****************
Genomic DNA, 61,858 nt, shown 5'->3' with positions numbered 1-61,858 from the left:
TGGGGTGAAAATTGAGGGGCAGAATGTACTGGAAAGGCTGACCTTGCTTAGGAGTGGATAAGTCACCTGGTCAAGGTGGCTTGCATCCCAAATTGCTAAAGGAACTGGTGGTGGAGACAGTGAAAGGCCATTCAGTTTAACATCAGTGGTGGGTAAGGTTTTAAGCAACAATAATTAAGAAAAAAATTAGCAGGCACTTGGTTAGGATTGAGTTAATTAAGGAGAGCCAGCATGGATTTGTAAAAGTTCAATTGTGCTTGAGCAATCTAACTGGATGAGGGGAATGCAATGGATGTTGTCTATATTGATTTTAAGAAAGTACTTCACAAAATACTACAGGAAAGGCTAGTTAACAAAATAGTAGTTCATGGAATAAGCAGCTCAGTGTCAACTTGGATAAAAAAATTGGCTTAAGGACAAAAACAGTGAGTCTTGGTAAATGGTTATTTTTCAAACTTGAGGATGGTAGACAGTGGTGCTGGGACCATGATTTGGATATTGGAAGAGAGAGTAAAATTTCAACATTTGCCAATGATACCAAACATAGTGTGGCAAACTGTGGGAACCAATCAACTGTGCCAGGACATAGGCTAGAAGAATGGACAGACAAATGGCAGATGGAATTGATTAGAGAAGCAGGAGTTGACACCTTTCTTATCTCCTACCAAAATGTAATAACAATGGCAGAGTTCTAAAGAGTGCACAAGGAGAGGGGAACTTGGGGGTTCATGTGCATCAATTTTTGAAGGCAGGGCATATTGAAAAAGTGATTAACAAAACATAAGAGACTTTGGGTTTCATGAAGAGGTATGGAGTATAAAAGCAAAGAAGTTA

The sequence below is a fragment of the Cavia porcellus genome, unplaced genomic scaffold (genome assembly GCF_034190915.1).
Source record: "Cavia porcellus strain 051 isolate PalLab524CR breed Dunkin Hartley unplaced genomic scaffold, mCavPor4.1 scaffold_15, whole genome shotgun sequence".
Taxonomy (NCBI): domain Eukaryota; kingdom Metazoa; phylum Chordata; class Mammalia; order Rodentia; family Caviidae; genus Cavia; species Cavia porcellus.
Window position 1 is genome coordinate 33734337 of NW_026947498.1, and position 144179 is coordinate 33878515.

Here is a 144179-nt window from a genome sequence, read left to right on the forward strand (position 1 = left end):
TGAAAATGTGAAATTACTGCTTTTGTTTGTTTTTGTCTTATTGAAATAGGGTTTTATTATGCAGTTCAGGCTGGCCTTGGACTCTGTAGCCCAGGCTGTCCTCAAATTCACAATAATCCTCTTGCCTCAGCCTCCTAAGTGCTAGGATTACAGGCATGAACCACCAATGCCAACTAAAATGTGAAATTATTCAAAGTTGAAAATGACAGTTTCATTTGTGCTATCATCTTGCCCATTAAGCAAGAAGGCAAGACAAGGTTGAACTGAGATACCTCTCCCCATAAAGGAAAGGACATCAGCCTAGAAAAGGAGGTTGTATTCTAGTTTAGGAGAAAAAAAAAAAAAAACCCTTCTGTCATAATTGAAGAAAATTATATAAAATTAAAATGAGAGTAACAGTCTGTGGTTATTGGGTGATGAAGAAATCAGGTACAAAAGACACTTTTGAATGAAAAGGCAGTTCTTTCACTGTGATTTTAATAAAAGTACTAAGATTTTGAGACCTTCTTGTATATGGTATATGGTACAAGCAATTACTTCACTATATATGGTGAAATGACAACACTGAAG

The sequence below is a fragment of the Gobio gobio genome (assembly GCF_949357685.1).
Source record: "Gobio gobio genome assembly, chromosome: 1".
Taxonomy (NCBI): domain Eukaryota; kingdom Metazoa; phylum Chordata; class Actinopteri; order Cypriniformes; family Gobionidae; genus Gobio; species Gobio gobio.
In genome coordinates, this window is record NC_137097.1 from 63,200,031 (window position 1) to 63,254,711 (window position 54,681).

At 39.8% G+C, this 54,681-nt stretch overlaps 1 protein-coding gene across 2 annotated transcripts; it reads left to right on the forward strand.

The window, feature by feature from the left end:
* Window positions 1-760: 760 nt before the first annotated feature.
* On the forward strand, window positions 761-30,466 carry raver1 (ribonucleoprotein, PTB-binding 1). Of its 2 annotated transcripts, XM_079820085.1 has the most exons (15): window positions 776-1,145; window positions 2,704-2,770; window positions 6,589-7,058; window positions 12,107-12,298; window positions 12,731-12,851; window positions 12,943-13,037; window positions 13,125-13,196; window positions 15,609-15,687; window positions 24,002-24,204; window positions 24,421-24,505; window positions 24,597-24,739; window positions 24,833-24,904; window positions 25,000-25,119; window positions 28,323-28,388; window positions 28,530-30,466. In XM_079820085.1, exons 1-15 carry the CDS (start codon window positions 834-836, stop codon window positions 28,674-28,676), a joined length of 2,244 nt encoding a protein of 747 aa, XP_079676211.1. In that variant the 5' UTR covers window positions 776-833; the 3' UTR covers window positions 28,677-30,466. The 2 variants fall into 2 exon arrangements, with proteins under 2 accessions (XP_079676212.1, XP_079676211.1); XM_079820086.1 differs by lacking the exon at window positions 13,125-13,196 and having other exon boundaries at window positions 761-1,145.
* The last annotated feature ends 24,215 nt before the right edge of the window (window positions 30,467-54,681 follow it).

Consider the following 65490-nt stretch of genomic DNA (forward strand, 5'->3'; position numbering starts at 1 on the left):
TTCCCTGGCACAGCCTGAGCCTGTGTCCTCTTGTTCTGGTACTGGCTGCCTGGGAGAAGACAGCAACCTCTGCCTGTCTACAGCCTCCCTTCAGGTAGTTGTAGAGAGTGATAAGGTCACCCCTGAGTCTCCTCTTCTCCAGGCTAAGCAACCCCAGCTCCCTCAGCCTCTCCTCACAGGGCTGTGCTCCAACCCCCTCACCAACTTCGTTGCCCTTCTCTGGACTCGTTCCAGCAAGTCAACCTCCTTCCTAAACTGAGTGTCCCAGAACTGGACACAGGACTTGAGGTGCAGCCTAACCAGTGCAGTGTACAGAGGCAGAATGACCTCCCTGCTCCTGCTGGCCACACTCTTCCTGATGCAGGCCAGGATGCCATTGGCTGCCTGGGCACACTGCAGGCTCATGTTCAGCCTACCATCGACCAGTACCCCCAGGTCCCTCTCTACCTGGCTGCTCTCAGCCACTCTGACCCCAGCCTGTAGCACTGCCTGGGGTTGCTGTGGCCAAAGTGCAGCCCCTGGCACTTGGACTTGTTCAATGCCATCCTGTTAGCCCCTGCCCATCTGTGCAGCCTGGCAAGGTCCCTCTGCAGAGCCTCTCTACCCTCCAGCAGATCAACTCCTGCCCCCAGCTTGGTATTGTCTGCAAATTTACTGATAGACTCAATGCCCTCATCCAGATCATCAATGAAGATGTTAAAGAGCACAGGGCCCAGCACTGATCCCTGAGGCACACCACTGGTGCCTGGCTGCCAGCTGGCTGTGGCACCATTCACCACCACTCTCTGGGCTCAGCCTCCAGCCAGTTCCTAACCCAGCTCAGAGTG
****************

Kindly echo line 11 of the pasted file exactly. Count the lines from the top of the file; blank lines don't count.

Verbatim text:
Taxonomy (NCBI): domain Eukaryota; kingdom Metazoa; phylum Chordata; class Actinopteri; order Cypriniformes; family Gobionidae; genus Gobio; species Gobio gobio.